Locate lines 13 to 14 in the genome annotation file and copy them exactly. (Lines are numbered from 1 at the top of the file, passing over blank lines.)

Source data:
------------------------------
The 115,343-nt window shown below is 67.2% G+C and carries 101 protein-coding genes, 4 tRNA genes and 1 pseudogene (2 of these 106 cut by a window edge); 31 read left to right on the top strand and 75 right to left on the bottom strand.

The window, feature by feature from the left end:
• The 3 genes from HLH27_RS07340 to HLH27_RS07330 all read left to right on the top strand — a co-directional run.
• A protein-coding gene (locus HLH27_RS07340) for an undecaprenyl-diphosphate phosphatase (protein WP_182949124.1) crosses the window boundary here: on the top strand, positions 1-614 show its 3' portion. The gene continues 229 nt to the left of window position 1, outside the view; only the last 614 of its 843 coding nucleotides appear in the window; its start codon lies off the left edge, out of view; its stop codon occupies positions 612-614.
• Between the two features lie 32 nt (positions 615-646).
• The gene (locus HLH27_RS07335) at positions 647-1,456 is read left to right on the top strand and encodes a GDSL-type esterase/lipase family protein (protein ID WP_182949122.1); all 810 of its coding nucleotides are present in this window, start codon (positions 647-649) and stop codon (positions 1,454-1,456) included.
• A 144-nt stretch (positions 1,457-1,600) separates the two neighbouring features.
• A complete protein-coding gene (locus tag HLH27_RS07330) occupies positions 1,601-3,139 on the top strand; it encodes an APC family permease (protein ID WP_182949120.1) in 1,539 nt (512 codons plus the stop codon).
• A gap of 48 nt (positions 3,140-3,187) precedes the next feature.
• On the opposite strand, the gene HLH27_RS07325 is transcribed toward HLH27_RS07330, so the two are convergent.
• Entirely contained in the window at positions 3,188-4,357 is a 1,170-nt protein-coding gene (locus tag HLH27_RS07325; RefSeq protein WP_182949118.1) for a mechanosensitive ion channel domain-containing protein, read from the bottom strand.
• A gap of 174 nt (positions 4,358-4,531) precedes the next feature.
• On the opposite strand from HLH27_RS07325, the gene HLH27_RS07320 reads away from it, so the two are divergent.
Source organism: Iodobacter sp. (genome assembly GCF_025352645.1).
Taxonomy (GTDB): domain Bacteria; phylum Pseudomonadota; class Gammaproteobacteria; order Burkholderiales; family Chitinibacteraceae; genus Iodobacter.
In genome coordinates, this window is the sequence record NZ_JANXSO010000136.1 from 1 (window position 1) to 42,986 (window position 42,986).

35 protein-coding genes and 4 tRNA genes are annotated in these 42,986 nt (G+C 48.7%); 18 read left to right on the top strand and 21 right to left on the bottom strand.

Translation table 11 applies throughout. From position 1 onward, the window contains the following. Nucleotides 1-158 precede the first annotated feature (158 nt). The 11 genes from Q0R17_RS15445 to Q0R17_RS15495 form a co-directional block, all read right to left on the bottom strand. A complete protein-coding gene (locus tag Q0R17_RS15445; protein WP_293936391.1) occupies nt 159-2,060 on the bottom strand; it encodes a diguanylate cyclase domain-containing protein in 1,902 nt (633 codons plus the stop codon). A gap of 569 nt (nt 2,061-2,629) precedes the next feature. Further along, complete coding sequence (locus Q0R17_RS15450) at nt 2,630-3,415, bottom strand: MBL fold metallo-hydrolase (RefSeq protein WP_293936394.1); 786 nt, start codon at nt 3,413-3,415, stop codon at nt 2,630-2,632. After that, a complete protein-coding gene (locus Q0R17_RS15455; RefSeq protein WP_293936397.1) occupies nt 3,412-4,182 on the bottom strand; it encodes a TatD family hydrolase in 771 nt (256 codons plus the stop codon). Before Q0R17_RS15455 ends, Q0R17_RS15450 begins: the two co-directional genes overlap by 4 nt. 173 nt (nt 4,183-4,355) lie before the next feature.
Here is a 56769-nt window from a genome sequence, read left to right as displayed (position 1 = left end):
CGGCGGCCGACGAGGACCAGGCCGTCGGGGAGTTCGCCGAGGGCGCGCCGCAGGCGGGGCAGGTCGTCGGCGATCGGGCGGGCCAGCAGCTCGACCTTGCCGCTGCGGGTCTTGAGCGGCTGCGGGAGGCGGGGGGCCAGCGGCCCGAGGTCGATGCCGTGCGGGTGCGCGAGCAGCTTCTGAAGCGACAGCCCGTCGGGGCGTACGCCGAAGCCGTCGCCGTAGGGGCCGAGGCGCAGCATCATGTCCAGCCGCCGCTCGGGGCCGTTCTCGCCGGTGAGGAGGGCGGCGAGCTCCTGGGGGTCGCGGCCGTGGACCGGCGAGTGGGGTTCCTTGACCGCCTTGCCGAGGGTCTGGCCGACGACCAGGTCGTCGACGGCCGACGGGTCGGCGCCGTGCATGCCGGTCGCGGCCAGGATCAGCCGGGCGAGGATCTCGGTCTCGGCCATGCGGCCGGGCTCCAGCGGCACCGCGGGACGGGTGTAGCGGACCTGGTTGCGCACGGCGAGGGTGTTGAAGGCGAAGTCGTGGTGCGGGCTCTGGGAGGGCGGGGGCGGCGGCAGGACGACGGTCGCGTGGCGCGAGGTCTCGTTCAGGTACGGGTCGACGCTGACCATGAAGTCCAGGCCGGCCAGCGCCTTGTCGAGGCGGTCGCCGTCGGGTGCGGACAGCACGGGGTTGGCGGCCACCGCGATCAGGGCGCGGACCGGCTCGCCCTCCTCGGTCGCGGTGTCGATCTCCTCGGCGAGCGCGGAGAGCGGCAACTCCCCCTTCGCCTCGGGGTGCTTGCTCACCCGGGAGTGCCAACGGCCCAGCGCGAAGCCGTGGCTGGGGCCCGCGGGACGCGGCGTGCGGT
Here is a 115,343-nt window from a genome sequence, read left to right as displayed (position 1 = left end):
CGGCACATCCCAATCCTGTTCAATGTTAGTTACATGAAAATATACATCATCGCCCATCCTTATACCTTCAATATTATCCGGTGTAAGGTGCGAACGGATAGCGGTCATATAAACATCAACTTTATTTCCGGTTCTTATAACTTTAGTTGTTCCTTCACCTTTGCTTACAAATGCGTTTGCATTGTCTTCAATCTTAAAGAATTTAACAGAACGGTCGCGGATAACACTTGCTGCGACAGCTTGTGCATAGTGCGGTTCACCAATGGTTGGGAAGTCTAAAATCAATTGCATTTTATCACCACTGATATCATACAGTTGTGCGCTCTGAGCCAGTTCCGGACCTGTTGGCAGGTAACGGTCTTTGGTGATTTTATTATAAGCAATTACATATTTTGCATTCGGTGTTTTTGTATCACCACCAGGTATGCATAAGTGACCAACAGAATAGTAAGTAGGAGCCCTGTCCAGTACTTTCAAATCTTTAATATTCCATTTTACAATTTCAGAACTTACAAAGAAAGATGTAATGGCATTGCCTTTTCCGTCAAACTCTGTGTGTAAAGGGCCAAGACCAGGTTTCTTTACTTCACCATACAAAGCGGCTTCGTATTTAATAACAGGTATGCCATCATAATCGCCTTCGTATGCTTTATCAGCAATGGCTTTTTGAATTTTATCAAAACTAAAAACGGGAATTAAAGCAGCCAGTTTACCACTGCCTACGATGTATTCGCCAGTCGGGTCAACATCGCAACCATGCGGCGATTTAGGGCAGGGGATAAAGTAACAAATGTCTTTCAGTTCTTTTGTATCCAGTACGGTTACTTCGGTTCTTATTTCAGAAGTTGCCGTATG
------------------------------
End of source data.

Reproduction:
• On the opposite strand from HLH27_RS07325, the gene HLH27_RS07320 reads away from it, so the two are divergent.
Source organism: Iodobacter sp. (genome assembly GCF_025352645.1).